About 62% of U.S. consumers said they would likely watch live TV on laptops, tablets and smartphones, if their cable or satellite TV provider offered the service for no extra charge, according to a new survey.
Of the remaining respondents, 31% said they would be unlikely to use such a service and 7% were unsure. The survey was commissioned by Broadcom, a supplier of set-top box chips and other communications silicon solutions.
Among those in households with three or more people, 55% said a multiscreen TV service would help when they have to "compete for control of the remote." The survey of 1,025 consumers 18 and older was conducted in November 2011 on behalf of Broadcom by JZ Analytics.
In recent months, pay-TV operators including Time Warner Cable, Cox Communications, Cablevision Systems, DirecTV and Dish Network have rolled out apps for iPads and other devices to let subscribers watch live TV channels.
Some programmers -- notably Viacom -- have complained that distributing their networks to tablets and other devices isn't covered under existing agreements. One of their concerns is that Nielsen currently doesn't track that usage, although the measurement firm is working with pay-TV providers to figure out how to incorporate multidevice viewing into overall TV metrics. Nielsen does plan to rate viewing on Xbox 360 game consoles, through which Verizon FiOS TV subscribers will be able to watch a lineup of 26 channels sometime this month.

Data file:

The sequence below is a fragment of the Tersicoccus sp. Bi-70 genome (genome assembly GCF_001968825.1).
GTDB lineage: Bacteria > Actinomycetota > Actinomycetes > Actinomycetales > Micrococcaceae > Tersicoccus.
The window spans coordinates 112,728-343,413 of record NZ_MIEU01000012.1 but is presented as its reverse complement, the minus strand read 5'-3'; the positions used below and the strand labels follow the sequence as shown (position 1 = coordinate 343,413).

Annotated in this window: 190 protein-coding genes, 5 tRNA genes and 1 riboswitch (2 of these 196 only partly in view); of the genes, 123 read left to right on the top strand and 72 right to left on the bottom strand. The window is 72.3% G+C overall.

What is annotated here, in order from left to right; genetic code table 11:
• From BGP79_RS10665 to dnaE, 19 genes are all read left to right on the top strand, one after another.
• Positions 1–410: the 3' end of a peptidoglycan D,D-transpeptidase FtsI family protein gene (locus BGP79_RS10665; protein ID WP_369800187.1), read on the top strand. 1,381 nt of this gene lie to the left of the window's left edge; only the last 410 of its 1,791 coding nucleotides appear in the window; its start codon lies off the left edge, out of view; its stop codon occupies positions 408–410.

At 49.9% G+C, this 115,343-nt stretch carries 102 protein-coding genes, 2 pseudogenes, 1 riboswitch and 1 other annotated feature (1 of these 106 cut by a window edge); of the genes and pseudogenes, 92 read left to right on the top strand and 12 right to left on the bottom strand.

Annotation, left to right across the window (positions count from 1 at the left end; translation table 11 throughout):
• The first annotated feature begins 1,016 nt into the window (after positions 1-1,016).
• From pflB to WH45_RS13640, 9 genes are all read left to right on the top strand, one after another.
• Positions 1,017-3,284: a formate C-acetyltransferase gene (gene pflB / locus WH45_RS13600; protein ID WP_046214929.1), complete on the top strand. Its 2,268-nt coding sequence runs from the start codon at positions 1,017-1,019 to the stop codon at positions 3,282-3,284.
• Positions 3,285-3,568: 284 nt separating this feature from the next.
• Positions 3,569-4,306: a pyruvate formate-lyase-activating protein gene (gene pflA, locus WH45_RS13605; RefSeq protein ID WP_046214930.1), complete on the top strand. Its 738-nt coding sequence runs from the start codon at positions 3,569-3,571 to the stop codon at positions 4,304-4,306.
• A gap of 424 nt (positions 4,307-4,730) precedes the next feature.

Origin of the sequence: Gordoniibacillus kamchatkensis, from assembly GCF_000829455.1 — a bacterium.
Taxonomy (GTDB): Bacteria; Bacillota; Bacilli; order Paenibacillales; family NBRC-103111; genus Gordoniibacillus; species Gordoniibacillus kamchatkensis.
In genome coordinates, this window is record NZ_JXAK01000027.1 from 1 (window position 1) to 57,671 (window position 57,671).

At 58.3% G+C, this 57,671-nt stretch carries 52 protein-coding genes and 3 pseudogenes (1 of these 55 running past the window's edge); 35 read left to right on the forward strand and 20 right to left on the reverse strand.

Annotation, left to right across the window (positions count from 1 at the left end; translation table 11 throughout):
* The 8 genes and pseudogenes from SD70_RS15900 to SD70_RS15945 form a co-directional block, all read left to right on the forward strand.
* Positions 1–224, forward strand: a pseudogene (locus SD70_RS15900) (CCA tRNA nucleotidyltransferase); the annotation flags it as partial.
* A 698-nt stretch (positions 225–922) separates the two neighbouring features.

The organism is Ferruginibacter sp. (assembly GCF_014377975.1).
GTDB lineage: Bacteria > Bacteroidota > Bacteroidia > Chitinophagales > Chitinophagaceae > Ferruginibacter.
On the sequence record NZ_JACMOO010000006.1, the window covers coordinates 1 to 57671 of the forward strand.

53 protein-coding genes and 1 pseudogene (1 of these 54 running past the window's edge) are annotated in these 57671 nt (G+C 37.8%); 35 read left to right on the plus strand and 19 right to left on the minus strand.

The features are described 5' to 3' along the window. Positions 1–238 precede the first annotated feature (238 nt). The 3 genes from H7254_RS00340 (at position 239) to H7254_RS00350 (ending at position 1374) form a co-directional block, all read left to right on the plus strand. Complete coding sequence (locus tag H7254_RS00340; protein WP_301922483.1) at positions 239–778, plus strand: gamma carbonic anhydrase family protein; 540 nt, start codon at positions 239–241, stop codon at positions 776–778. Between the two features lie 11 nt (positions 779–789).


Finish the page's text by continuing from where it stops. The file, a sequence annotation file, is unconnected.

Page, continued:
Meanwhile, the Broadcom survey found most Americans want connected TVs, with 67% saying they are more likely to purchase a new HDTV that can easily connect directly to wireless devices such as smartphones, tablets or laptop PCs and the Internet versus one that can't.
According to the survey, 22% of consumers have six or more wireless devices in their homes, including PCs, smartphones and tablets, compared with 6% who had that many three years ago. About 28% of respondents said they've had to wirelessly configure and connect a device in the last month -- and only 46% were happy with the experience, indicating much room for improvement.
The Broadcom survey also asked about mobile-device usage. About 35%
of respondents said they've experienced "connectivity withdrawal" -- the
feeling of stress or anticipation of not being able to get online with a
mobile phone, laptop or tablet. Of those who own an advanced mobile
device, 51% said they consume more than five hours of digital content a
week while on the go and 32% said they consume more than 10 hours.